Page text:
Should the San Rafael Swell become a Utah State Park? In 2014 the State of Utah proposed a federal land trade to expand Goblin Valley State Park, but that idea fell though. Now the State and Emery County are proposing to form a cooperative management partnership with the U.S. Bureau of Land Management (BLM), but the Southern Utah Wilderness Alliance (SUWA) calls the deal an “under-the-radar land grab.”
The area in question includes the Crack Canyon Wilderness Study Area with the popular Little Wild Horse Canyon slot canyon hike. BLM currently manages this part of the Swell as a Special Recreation Management Area (SRMA), but overcrowding has become a serious problem. While a State Park expansion might help control crowds, environmentalists are worried about what kind of recreational development the State and County have in mind. Goblin Valley is one of a few Utah state parks that already consistently makes a profit, and the State and County have indicated that their priorities for the area are increased tourism development including expanded off-road vehicle trails and revenue generated through entry fees and campground fees. Rather than turning the area into a highly developed motorized recreation park, SUWA says the BLM should develop a recreation management plan that would preserve the wild character of the area and protect existing Wilderness Study Areas.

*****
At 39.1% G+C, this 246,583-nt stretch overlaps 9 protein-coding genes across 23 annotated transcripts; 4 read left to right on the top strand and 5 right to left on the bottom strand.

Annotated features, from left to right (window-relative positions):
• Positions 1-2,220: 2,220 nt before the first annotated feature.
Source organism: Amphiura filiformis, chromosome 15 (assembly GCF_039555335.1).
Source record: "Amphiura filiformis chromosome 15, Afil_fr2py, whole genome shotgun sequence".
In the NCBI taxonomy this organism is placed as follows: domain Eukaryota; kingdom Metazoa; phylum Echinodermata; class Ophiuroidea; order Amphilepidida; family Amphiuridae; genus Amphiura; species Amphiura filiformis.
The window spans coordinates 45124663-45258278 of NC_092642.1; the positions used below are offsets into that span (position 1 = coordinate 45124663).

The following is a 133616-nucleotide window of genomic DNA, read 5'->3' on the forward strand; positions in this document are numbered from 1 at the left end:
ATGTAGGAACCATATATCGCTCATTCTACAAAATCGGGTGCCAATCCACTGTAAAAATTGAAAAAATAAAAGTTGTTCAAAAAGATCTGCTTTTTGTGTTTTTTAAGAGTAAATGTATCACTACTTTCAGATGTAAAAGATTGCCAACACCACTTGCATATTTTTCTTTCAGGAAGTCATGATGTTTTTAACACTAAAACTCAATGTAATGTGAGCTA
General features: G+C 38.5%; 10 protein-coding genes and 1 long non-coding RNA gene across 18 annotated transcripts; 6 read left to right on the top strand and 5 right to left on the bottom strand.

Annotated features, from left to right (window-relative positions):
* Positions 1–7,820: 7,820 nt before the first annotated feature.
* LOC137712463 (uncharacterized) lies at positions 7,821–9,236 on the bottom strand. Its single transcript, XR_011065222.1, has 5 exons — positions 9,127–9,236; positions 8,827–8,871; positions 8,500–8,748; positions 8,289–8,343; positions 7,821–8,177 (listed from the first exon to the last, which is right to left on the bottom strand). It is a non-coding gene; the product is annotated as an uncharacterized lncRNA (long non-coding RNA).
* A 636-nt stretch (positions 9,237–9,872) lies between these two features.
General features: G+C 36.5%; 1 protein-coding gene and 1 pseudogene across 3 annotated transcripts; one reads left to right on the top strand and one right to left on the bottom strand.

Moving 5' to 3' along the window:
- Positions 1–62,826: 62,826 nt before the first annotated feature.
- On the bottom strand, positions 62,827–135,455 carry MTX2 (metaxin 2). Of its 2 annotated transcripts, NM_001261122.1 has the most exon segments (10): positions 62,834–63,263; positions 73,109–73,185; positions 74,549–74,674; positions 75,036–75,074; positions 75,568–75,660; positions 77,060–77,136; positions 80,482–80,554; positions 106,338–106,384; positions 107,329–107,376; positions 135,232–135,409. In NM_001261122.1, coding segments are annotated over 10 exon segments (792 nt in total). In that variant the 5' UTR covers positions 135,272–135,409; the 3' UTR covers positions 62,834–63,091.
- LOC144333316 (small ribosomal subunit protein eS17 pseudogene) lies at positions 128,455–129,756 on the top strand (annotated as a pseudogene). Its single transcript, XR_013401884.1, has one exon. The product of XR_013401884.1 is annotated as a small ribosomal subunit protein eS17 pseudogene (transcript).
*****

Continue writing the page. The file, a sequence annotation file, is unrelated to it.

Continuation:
Temple Mountain and Goblin Valley Recreation Area Management Plan: go.usa.gov/xkzwv